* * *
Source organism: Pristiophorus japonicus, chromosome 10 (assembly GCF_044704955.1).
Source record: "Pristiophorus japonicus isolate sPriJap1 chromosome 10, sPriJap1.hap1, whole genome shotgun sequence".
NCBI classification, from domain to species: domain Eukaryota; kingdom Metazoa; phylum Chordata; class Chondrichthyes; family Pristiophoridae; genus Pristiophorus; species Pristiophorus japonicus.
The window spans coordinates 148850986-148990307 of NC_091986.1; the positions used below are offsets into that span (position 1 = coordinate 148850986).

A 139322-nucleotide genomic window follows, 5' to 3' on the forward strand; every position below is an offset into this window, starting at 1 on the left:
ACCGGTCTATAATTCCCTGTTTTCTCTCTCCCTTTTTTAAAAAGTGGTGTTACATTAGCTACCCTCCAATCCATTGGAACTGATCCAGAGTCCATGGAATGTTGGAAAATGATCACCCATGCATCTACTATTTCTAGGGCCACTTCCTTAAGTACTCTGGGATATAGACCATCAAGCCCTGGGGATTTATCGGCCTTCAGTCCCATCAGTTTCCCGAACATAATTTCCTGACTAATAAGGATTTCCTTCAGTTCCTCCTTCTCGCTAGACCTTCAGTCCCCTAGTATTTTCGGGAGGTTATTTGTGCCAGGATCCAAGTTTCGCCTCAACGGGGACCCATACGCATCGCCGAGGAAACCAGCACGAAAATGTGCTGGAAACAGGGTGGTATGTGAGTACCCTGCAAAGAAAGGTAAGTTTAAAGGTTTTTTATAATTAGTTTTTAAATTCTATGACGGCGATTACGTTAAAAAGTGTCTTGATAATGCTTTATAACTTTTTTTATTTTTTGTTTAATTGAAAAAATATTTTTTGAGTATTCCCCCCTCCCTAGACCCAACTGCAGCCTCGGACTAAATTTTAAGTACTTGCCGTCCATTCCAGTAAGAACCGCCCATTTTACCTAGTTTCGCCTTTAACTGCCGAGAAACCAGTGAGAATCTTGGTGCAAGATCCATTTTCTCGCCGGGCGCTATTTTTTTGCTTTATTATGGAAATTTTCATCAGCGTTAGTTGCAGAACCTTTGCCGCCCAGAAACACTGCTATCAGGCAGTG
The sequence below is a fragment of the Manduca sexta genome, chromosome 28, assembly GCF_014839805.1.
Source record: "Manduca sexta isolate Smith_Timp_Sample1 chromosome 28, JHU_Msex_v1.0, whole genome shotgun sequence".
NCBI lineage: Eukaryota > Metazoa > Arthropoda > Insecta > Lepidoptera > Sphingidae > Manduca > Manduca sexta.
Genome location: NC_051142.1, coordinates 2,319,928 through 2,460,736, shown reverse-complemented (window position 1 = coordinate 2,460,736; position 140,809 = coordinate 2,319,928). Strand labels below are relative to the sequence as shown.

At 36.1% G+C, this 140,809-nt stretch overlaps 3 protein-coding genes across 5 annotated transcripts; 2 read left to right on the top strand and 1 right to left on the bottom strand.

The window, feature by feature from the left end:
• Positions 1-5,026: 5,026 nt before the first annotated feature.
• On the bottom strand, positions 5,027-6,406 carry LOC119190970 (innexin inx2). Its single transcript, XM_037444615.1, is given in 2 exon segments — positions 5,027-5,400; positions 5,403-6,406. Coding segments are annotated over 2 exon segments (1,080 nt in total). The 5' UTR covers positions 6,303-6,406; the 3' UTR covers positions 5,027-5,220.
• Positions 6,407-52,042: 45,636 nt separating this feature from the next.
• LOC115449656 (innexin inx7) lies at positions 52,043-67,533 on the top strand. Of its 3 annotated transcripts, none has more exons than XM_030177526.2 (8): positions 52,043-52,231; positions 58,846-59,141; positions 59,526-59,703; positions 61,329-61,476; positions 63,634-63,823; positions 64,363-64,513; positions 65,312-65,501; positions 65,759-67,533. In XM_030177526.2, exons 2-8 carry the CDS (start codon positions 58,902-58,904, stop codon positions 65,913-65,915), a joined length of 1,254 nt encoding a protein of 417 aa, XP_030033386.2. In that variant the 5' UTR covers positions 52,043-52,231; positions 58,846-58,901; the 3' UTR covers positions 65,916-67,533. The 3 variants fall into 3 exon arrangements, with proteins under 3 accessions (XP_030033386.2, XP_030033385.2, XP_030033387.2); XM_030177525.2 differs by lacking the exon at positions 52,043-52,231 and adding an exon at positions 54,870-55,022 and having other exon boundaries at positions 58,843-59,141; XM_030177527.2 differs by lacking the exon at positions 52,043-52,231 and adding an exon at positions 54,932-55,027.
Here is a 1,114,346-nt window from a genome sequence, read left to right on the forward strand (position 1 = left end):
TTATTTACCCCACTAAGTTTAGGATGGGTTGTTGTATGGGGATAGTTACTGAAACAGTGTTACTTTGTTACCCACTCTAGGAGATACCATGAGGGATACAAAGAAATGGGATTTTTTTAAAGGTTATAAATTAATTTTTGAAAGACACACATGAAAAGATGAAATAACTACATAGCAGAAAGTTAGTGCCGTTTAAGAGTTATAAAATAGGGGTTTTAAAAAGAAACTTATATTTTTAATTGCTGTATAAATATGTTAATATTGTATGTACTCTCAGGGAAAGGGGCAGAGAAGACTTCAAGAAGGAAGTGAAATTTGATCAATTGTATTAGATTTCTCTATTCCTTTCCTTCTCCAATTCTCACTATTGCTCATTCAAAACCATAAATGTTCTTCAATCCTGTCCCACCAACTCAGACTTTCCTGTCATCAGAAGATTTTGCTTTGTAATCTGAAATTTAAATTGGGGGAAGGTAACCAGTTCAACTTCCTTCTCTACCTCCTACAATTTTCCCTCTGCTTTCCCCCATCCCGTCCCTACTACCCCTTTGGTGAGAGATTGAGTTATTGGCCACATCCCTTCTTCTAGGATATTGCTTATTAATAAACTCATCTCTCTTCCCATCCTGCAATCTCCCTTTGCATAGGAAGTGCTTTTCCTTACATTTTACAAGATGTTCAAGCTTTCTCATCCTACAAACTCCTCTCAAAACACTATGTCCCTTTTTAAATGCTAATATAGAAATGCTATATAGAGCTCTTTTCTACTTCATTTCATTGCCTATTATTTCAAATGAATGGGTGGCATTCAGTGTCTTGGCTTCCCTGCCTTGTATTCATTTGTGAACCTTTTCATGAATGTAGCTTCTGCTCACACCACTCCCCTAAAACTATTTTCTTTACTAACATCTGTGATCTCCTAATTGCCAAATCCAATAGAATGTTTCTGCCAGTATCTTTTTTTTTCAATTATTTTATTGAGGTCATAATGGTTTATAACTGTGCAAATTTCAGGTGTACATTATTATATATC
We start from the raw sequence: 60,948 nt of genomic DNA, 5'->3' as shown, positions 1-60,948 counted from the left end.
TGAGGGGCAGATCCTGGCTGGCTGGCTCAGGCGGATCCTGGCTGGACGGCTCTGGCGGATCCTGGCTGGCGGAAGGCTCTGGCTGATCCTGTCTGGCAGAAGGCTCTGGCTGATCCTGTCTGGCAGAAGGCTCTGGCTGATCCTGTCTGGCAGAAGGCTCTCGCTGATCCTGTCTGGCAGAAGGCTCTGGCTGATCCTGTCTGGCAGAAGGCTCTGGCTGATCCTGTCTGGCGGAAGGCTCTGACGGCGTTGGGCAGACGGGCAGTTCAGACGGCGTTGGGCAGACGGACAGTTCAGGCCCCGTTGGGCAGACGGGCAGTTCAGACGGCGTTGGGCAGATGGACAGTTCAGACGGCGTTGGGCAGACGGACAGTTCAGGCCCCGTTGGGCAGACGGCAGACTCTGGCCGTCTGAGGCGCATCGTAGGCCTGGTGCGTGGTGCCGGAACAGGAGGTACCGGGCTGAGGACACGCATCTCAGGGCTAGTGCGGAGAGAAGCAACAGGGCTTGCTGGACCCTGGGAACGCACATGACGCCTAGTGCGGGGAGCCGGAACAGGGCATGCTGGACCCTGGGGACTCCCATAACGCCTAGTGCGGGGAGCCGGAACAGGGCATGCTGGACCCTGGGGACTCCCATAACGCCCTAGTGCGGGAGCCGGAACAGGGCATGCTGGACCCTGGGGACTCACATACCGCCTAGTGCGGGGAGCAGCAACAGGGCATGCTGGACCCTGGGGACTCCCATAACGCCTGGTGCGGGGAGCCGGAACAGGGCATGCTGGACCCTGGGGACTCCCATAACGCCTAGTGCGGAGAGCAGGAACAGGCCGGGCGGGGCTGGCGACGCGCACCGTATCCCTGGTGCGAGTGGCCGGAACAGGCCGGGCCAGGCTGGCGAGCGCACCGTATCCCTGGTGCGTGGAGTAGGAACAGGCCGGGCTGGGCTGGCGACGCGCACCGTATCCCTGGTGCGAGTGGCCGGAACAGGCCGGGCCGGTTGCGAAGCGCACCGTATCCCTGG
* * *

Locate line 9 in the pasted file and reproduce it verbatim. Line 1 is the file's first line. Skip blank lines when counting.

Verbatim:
NCBI lineage: Eukaryota > Metazoa > Arthropoda > Insecta > Lepidoptera > Sphingidae > Manduca > Manduca sexta.